Title: The Conjuring 3: The Devil Made Me Do It
Genre: Horror | Mystery | Thriller |
Runtime: 112 min
Director: Micael Chevas
Starring: Patrick Wilson, Vera Farmiga, Ruairi O’Connor
A chilling story of terror, murder, and unknown evil that shocked even experienced real-life paranormal investigators Ed and Lorraine Warren. One of the most sensational cases from their files, it starts with a fight for the soul of a young boy, then takes them beyond anything they’d ever seen before, to mark the first time in U.S. history that a murder suspect would claim demonic possession as a defense.
A MEDIOCRE TRASH; NOT EVEN CLOSE TO ITS PREDECESSORS
With this movie in The Conjuring franchise, it derails from prior premise concerning tension, horror, and filmmaking overall. The third Conjuring film provides a disastrous story that does not level up to what to expect. With the exchange of both screenwriters and directors, the story has moved on from a haunted house and instead of giving a safe-guarded entertainment with low value. It lacks these values most because the plot holes throughout the film do not give it nuance. It doesn’t give a memorable character were even established actors like Vera Farmiga and Patrick Wilson in their iconic roles. The married on-screen couple has been several films within this series of this universe, considering both Annabelle and The Nun as part of the franchise.
The series has been good on special effects and the tension needed to give an interesting horror. With both Conjuring films, this does not live up to that. It does not have any tension as it jumps straight forward to the story and the demon case is on. As a child is possessed of the devil, it transfers to a teenager instead with demonic power instead. That’s the story. The emotional factor has not been written in this movie and the director himself does not find the small details and things to make this story become believable. The story is sellable for the producers, but this is a failed mediocre crash.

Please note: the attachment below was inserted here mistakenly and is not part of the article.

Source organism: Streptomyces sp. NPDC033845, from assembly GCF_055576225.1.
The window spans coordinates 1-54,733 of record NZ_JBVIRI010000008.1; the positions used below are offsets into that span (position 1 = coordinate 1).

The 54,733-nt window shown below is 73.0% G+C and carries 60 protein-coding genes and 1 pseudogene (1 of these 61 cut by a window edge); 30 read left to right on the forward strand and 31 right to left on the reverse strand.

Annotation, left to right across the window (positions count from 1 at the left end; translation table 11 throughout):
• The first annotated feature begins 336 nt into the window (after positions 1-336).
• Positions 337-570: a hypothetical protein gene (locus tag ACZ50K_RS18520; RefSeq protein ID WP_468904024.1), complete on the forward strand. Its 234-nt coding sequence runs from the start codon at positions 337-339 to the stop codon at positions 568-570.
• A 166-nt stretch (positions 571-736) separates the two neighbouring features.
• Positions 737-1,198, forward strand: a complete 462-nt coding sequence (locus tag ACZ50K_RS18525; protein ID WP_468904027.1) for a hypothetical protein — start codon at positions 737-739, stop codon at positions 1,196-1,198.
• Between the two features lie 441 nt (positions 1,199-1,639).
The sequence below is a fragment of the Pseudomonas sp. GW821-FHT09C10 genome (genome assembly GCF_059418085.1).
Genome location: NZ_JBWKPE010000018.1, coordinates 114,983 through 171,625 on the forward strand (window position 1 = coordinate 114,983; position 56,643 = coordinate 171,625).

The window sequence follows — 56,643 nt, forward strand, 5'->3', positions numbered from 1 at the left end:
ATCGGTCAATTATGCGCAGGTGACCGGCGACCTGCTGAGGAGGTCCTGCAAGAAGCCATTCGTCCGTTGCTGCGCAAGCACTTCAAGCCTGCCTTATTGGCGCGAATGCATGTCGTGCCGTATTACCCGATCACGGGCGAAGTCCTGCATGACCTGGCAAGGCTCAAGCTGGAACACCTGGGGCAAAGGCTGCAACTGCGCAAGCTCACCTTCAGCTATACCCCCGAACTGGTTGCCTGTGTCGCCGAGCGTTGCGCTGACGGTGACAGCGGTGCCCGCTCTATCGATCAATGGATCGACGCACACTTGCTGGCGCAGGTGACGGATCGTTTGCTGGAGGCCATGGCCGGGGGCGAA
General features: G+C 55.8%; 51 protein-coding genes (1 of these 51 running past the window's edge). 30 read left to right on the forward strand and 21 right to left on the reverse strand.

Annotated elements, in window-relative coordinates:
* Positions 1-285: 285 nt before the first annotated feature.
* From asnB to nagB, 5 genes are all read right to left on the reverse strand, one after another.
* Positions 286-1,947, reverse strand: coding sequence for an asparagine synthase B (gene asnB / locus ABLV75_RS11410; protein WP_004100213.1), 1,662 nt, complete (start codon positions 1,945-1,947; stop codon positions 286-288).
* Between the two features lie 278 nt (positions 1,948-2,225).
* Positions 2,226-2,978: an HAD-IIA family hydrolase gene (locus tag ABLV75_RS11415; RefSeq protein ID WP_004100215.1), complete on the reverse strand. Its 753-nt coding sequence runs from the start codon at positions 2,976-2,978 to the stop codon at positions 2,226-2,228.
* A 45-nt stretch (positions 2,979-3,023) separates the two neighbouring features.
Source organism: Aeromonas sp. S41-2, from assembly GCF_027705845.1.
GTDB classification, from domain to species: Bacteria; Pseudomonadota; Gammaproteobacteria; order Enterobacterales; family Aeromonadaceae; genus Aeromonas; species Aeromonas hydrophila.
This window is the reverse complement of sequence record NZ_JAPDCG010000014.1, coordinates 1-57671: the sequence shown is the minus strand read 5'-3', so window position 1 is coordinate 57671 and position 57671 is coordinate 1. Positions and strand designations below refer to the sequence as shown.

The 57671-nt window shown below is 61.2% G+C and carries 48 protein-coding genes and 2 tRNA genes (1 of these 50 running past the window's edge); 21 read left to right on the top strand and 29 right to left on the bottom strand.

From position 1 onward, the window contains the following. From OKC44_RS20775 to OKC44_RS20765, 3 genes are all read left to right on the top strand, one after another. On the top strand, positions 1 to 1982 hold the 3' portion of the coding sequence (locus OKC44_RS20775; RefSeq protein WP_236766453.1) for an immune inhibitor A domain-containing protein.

For my part, the investigation clue-searching has one of the interesting when both Lorraine Warren and Ed Warren go deeper into the mystery to solve it. Where they use their knowledge to prevent something evil and terrible from happening. At this point of the film, there is a lot of things at stake where decisions director Michael Chaves had made during this production. As the Warrens tries to prevent a legal case of some sort for the possessed character Arne, it becomes something else that the series prior has shown. It moves from the ideal story to make a completely different case.
As often when Warren’s are part of the film, they are in the center and the heroes however with this film, they are minimized and do not have that big role in the film. They are part of it, but they only participate from the sideline. All the lead actor seems bored and displeased to be in the film. Compared to the earlier installment, there is no concrete emotional connection to these characters. It does not have the edge we desired, and this is the result. Another horror movie that has become a sell-out.
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